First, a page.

We arrived at the dock at Newport Wednesday evening, unloaded our gear from the ship — including all the samples collected on the cruise — and brought it back to OSU. Angel White and her team are packing up most of their instruments and supplies, and shipping them to Hawaii, where they have another research cruise next week. Miguel Goni will be headed out on the Oceanus again on Monday for a cruise with undergraduate students.
It has been great experiencing a research cruise first-hand, and getting to know the scientists and crew. Along with learning about the research that is being done, it has also been interesting to experience the rhythm of the cruise: The captain comes over the ship’s loudspeaker announcing the next sampling station, a group goes outside to deploy the CTD, water samples are taken when the CTD is returned to the deck, and the samples are filtered and analyzed in the lab while other instruments are deployed off the back of the boat. Then, the ship moves to the next station where the process starts all over again, all while aboard a moving, sometimes heavily
rocking, boat. In the little downtime there is, there are people to talk to, movies to watch, books to read, and, on this cruise, a small Easter egg hunt. While everyone on board works very hard – some operating on very little sleep—you can tell that they all really enjoy what they do.
I’ve also learned that things don’t always go as planned: Instruments don’t work, weather is unpredictable, and seasickness is real. There were very few mishaps on this cruise, but I heard stories about CTD lines breaking, sending the instrument to the seafloor, or getting the VMP stuck on a crab pot, never to be seen again. When you are on a ship, you can’t order something new or go to the lab to pick up those filters you forgot.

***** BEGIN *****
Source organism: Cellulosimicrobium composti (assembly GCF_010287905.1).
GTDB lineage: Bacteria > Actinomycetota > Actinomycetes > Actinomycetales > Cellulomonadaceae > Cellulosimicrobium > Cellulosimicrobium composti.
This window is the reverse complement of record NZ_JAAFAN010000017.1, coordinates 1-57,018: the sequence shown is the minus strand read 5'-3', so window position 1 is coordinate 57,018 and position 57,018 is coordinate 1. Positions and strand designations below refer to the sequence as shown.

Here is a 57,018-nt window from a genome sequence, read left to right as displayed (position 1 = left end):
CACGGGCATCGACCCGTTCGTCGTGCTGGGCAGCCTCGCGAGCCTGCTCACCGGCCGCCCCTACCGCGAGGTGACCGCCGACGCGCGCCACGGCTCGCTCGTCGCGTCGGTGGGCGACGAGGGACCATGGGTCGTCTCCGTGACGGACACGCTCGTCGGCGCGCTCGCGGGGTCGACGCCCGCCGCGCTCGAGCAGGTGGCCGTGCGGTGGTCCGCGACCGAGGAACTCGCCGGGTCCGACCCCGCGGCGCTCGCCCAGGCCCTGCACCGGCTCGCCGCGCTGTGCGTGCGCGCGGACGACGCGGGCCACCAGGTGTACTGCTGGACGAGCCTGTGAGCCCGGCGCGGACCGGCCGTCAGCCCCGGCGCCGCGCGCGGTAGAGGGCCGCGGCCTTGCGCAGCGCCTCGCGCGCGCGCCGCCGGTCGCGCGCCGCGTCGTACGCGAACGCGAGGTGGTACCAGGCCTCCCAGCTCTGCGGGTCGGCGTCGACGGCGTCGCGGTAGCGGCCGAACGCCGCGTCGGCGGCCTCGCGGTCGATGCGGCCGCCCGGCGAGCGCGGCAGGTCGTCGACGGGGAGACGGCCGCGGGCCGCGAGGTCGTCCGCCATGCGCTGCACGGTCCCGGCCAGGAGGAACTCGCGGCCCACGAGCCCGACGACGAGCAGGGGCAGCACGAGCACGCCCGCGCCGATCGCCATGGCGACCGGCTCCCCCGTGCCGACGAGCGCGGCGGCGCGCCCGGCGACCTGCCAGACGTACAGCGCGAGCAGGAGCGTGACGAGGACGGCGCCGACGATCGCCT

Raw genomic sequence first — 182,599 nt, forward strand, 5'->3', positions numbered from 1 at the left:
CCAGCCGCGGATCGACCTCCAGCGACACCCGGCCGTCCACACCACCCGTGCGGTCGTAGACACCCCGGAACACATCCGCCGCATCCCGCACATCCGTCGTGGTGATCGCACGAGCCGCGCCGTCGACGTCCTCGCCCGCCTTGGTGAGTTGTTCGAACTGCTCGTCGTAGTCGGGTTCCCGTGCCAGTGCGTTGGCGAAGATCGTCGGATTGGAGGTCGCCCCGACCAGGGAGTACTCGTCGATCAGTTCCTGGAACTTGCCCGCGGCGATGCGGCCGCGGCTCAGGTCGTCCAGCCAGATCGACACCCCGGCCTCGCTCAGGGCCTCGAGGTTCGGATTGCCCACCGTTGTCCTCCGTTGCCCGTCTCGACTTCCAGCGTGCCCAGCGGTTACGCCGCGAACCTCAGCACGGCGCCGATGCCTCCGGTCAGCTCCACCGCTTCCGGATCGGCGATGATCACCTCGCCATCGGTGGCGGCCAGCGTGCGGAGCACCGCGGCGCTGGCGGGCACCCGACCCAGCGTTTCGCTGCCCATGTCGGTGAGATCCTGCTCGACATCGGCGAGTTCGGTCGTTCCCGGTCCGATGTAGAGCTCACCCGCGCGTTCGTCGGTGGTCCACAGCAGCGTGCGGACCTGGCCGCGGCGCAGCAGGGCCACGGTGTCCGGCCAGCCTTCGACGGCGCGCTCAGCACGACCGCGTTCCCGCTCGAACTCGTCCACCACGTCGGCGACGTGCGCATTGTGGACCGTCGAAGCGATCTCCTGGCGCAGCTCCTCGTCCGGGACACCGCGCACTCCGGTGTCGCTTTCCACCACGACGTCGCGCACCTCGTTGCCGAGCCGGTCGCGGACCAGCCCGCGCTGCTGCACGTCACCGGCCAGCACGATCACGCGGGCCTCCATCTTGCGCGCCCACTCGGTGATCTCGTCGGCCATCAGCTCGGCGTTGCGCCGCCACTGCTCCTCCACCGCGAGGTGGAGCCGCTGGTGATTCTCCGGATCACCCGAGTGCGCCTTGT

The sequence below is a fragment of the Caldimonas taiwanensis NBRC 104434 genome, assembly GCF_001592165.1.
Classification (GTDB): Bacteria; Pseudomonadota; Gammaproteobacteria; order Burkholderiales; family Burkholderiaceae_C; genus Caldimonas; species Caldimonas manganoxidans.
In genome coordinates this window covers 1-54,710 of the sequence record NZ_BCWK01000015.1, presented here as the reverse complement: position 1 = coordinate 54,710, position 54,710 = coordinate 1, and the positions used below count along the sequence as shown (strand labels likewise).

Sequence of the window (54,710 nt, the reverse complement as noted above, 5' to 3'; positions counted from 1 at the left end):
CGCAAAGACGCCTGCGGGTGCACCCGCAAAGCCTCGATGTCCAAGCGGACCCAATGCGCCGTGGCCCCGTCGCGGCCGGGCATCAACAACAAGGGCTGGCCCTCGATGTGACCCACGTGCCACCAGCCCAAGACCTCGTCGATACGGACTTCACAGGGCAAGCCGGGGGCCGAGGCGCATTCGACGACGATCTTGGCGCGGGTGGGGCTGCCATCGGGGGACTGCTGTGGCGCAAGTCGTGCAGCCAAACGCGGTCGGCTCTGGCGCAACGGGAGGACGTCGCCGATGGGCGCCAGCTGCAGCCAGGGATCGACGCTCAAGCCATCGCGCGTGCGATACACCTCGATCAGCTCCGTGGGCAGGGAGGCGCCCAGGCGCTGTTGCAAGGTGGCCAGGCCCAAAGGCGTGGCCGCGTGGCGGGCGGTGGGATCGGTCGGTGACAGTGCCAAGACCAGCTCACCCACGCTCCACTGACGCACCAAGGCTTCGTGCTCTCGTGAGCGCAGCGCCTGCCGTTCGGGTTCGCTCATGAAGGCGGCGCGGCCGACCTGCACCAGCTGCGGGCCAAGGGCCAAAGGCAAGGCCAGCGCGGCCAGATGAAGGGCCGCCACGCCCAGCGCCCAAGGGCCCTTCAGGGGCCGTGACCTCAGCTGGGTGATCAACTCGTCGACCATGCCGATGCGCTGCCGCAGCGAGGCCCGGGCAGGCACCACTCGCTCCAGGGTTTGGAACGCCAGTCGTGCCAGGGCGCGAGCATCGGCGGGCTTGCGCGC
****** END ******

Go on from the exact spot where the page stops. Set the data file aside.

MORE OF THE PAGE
On this cruise, the weather and malfunctioning instruments caused us to change course several times in order to maximize our time at sea. But the delays, changes and obstacles are all part of studying the ocean. While there are satellites and other instruments that scientists can use to monitor the sea remotely, there is no substitute for going out on the ocean. To fully understand and see what is happening during the winter off the coast of Oregon, scientists need observations like the ones collected this week. I am just grateful that I got to go along for the ride.
Nanci Bompey is AGU’s public information manager. She is spending a week aboard the R/V Oceanus with scientists from Oregon State University (OSU) who are studying the role that small rivers play in the productivity of the coastal ocean during the winter. Click here to read Nanci’s previous blogs from this trip.